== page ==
more like 4-5. if at all.

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    Senior Member mihlbach's Avatar
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    Quote Originally Posted by Aeroplane
    No, they won't. The width of the tires doesn't bring the rim any closer to the fork crown.

    And the 4mm BB drop is really pretty damn negligible. So is the drop going to narrower tires (another 2mm? Maybe?). As long as you aren't trying to carve a super-wide slalom course with 175mm cranks you should be fine.
    I agree that dropping your BB a few mms is not a big deal for normal riding, but it may become significant for an emergency maneuver. 4mm doesn't sound significant, but if you go with a 700x23mm, which is pretty common, that will put your BB about 1 cm lower than 27 x 1 1/8. To me that seems significant, but I would love for someone, given a certain crank length, q factor and pedal width, to calculate how many fewer degrees one could lean before pedal striking. I'd do it, but don't have the time to refresh my geometry skilz.

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    Ho-Jahm Hocam's Avatar
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    Quote Originally Posted by stevo
    more like 4-5. if at all.
    True. Stupid radius always being half of the diameter.
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    There has been some misinformation here, and some people correcting it, but let me see if I can sum it up:

    -You may have brake reach problems, you may not. You need 4mm more reach, but on a touring frame that might have already had lots of room you may be near the limit.
    -Don't worry about BB drop if it's a single speed, and don't worry much if it's for fixed. Also, the smaller tires will make a difference, but not at a 1:1 rate since big tired compress down more than skinny ones. I would not run 35's or 38's unless comfort is more important that speed, I think big tires start to suck at about mile 5 but all I ride is skinny stuff so maybe I'm spoiled.
    -$89 wheels will suck, unless it's just the rear, then that's pretty standard for a cheap, reliable wheel. 27 front 700 rear is fine, but if you want to eventually go 700 for both I would do it all at once as the pair will be cheaper than a la carte.
    "I don't buy new frames, it just encourages them."

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    Senior Member mihlbach's Avatar
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    Quote Originally Posted by Landgolier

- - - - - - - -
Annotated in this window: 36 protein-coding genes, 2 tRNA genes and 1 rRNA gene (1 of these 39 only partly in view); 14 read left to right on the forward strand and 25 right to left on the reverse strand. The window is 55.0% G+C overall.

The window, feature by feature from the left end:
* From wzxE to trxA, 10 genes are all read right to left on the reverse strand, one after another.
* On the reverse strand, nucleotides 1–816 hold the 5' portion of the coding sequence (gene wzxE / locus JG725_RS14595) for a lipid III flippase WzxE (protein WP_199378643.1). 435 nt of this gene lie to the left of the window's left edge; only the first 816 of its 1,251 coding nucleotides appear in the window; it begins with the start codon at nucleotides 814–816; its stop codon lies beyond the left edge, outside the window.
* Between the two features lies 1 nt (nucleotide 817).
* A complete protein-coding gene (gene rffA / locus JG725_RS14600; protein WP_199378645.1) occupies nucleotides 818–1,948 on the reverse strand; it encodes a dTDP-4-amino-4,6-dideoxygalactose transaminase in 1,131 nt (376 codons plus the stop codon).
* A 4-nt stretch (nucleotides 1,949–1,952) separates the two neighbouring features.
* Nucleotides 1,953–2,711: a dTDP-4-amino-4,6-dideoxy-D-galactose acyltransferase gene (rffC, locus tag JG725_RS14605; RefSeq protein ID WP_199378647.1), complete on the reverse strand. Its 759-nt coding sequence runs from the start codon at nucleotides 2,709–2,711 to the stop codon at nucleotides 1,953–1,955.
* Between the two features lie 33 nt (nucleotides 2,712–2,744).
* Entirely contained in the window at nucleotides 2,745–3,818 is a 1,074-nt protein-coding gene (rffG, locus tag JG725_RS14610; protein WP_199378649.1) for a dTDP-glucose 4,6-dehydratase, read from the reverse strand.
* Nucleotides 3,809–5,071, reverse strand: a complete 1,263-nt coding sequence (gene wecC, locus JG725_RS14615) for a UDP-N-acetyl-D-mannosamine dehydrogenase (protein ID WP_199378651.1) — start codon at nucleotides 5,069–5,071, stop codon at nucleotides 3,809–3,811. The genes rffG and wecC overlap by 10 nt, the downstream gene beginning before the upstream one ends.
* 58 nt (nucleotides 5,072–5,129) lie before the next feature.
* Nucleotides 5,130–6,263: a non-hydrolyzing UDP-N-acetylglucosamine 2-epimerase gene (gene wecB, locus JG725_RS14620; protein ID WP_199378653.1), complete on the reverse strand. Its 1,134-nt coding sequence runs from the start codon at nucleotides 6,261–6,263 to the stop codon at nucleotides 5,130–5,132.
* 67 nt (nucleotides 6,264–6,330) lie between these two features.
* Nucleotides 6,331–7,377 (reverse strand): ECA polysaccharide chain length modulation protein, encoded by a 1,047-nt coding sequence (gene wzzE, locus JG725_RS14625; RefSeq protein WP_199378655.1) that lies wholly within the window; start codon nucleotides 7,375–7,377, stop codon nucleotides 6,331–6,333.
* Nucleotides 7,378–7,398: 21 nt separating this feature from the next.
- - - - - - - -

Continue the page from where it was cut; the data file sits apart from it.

There has been some misinformation here, and some people correcting it, but let me see if I can sum it up:

    -Also, the smaller tires will make a difference, but not at a 1:1 rate since big tired compress down more than skinny ones. I would not run 35's or 38's unless comfort is more important that speed, I think big tires start to suck at about mile 5 but all I ride is skinny stuff so maybe I'm spoiled.
    No, No, No, you are adding to the misinformation. You seem to lack experience with big tires. They squishyness is not in proportion to their size, and they will not slow you down very much, if at all. However, they are more comfortable and will allow you to ride in a greater variety of conditions.

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    OK, let me add "big tires run at the conventional pressure (80ish PSI) compress more than skinny rigs at 120ish, so you're not necessarily going to be sitting 10mm lower on a 25 than a 35." A larger volume tire always has a larger contact patch even at the same pressure, and the contact patch also gets much larger under increased loading, so actually pressure doesn't really matter. Also, I only run skinny stuff now after years and years of running 26 x whatever, 27 x 1.25, and 650B x 35, I know what I'm talking about here. A bigger tire at a lower pressure is more rolling resistance any way you slice it, not to mention inertia. I ride long distances in urban conditions, some might want fatter tires for comfort but I'll take speed, agility, and acceleration any day. I achieve comfort by paying attention to what I run over, and other than snow pack where I wish I had MTB fatties I'm happy with them under all conditions (and in Chicago, we get all conditions).

    You can roll over to the rivendell page if you want to read the real arguments in favor of fat tires, but the first premise of everything over there is "speed doesn't matter."
    "I don't buy new frames, it just encourages them."

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  18. #18
    eert a ekil yzarc SpiderMike's Avatar